And posturing such as the two dummy air attacks on the US aircraft carrier battlegroup increases the odds of an incident.
Neither side is showing signs of backing down.
Earlier this month, the US military warned it planned to be “more assertive” against international law violations in the Pacific Ocean and the East and South China seas.
“Our globally deployed naval forces interact with Chinese and Russian warships and aircraft daily,” the statement reads. It highlighted the “growing aggressiveness” of encounters and declared China “the most pressing, long-term strategic threat”.
The East China Sea is bracketed by Taiwan, North and South Korea, Japan and China.
The South China Sea is bracketed by Taiwan, the Philippines, Vietnam, Malaysia, Brunei, Indonesia and China.
After World War II, China signed the international law of the sea which allocates specific portions to each nation under clearly defined criteria.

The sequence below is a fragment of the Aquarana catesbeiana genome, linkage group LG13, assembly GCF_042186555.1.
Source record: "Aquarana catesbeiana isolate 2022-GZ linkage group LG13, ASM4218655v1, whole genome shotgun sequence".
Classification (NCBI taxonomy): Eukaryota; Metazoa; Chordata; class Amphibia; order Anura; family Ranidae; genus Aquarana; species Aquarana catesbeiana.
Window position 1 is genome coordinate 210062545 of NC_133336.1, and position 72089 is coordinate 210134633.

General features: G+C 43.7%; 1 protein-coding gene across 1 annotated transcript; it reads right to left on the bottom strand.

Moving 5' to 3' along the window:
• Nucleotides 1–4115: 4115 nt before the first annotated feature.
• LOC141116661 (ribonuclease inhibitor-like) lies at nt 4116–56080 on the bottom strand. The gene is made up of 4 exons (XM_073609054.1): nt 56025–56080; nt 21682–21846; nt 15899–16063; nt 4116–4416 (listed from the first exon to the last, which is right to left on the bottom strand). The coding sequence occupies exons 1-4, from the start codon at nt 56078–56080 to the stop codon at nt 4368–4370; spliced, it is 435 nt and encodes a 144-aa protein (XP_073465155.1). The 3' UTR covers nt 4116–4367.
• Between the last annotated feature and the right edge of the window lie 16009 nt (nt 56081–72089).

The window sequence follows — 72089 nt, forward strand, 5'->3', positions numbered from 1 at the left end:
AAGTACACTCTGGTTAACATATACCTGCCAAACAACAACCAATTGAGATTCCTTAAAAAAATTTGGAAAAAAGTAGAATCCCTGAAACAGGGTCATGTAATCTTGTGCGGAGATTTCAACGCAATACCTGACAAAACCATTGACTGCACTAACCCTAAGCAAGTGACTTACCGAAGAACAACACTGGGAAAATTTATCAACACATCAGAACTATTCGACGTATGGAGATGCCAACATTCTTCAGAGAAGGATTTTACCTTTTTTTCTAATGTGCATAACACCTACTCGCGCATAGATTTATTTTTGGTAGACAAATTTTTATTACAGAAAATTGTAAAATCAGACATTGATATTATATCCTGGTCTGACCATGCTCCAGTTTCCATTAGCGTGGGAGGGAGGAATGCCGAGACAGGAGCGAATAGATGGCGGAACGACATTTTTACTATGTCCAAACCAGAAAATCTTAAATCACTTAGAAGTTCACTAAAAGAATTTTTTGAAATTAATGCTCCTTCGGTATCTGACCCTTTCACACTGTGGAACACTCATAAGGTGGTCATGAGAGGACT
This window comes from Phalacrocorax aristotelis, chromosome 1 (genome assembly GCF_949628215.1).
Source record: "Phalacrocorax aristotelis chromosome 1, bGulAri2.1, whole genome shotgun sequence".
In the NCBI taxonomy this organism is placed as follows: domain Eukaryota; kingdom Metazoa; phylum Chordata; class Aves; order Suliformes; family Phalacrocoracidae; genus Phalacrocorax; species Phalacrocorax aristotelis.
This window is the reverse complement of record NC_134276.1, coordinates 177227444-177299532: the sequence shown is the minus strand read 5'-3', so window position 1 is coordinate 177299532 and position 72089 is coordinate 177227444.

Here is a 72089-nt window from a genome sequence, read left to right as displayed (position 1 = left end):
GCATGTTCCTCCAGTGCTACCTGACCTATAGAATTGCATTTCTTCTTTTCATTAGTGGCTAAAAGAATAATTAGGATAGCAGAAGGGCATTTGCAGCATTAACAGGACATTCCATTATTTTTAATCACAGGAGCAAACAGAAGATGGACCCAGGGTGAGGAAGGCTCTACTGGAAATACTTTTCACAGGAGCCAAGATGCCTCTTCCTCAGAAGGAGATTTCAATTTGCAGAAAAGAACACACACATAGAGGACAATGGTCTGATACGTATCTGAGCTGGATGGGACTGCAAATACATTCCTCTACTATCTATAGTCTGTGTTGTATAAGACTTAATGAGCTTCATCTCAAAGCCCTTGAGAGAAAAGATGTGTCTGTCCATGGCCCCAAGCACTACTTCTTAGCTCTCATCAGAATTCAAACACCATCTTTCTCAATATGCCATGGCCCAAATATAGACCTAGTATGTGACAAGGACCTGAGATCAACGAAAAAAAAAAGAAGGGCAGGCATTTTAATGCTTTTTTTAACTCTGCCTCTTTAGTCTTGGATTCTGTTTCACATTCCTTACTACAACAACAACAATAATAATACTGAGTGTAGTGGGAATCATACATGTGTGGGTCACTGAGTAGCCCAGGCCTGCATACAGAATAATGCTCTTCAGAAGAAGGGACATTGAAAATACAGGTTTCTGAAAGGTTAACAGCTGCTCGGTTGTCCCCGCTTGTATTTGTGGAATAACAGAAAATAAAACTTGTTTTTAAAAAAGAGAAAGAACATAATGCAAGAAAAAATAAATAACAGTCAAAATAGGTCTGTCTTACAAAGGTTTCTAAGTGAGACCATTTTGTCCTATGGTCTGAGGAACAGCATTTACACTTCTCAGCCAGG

Beijing insists these don’t apply to it.
It says both seas belong to it based on historical ownership.
A 2016 ruling by the international court of arbitration judged this assertion to be without merit.
Now, US President Joe Biden has “underscored that the United States rejects China’s maritime claims in the South China Sea to the extent they exceed the maritime zones that China is permitted to claim under international law”.
On Monday, Mr Duterte’s office issued a statement saying he hoped no country would do anything to increase tensions further. His foreign minister later expressed concerns the Philippines was about to lose access to its western exclusive economic zone (EEZ).
The law “is virtually a declaration of war against countries that are legitimate claimants of the Chinese-claimed marine territory,” fishing federation chairman Fernando Hicap told the Hong Kong based South China Morning Post.
Concern has been growing at the militarisation of China’s civilian coast guard and fishing fleets.
The Coast Guard has recently been put under the operational control of the People’s Liberation Army Navy. Analysts saw this as a disturbing move as coast guards are supposed to be a civilian policing force.